Last month it outlawed companies and individuals from holding more
than five million Zimbabwe dollars (about R44 890) in a bid to release cash
into the market. But there has been no let-up to the crisis.

      Late Wednesday the state ZIANA news agency interviewed a 48-year-old
woman from rural Zimbabwe who had spent a week queuing outside a bank in
central Harare in an attempt to draw her pension. - Sapa-AFP
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      CIO unleashed on banks

      Hama Saburi Deputy Editor-in-Chief
      9/4/2003 8:50:43 AM (GMT +2)

      THE country’s spy agency, the Central Intelligence Organisation (CIO),
has reportedly been unleashed onto the local currency market to sniff around
for those flouting exchange control regulations in what could turn out to be
a deeply embarrassing debacle for the government whose needle is well and
truly stuck in the midst of the still unfolding crippling exchange rate

      The latest development comes in the wake of an external audit
conducted by the central bank, which controls the country’s financial
levers. The audit, among other things, included compliance inspections of
all banks’ foreign currency trading activities and was completed by the last
quarter of last year.

      The audit is said to have unearthed rampant Exchange Control
Regulations by several banking institutions.

      The move, which will certainly put the RBZ on a collision course with
most banking institutions, comes as it emerged yesterday that the central
bank had on Monday moved to freeze individual foreign currency accounts and
immediately review mining houses’ Offshore Trust Accounts whereby mining
companies could keep their export earnings offshore and remit only that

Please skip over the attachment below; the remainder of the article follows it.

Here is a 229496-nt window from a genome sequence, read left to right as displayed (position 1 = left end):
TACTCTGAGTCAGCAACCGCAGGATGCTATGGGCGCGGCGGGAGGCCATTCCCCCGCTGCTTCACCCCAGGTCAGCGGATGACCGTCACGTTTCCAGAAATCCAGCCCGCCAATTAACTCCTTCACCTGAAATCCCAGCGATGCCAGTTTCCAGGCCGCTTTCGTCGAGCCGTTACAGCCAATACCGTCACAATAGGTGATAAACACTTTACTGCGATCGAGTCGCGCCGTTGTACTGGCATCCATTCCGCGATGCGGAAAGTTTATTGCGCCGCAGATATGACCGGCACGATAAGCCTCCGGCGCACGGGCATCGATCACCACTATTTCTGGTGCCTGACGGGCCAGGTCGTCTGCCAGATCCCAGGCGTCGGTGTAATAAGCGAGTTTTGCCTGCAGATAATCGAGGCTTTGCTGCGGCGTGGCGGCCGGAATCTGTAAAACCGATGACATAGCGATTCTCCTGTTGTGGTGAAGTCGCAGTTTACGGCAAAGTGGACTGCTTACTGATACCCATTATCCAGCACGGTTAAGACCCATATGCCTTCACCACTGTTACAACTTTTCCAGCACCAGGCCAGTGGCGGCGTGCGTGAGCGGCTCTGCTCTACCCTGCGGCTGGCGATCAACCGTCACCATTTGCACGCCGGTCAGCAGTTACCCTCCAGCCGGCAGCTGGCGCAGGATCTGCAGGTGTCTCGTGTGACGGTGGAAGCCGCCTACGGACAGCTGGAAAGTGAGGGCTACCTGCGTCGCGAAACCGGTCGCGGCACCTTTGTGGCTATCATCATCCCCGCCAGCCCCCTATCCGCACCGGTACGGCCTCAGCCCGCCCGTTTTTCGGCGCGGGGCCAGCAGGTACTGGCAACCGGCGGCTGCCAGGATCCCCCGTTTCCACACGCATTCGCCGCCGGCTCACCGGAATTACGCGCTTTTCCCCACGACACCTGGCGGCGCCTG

portion required to meet operational costs.

      A banking source said individuals whose accounts had been frozen had
since been advised in writing.

      Impeccable banking sources yesterday said the spy agency was unleashed
on the market on Friday last week. Two major banks, a commercial bank and a
merchant bank, immediately suspended trade in foreign currency after getting
wind of the two-pronged swoop supported by the police last week.

      Officials at the two banks said they would resume trade after two

      Except for a few banks that steered clear of the illegal parallel
market which is now handling an estimated 90 percent of Zimbabwe’s foreign
currency transactions, the other banks have gone on full alert to thwart
sporadic raids amid intensified complaince monitoring inspections by the
central bank.

      Even the RBZ itself, which seems stymied as to what do as the foreign
currency mess has turned into something more akin to a puzzling and
confusing crossword puzzle with only half the clues and no black squares, is
also implicated.

      Bankers miffed by the latest turn of events felt that the government’s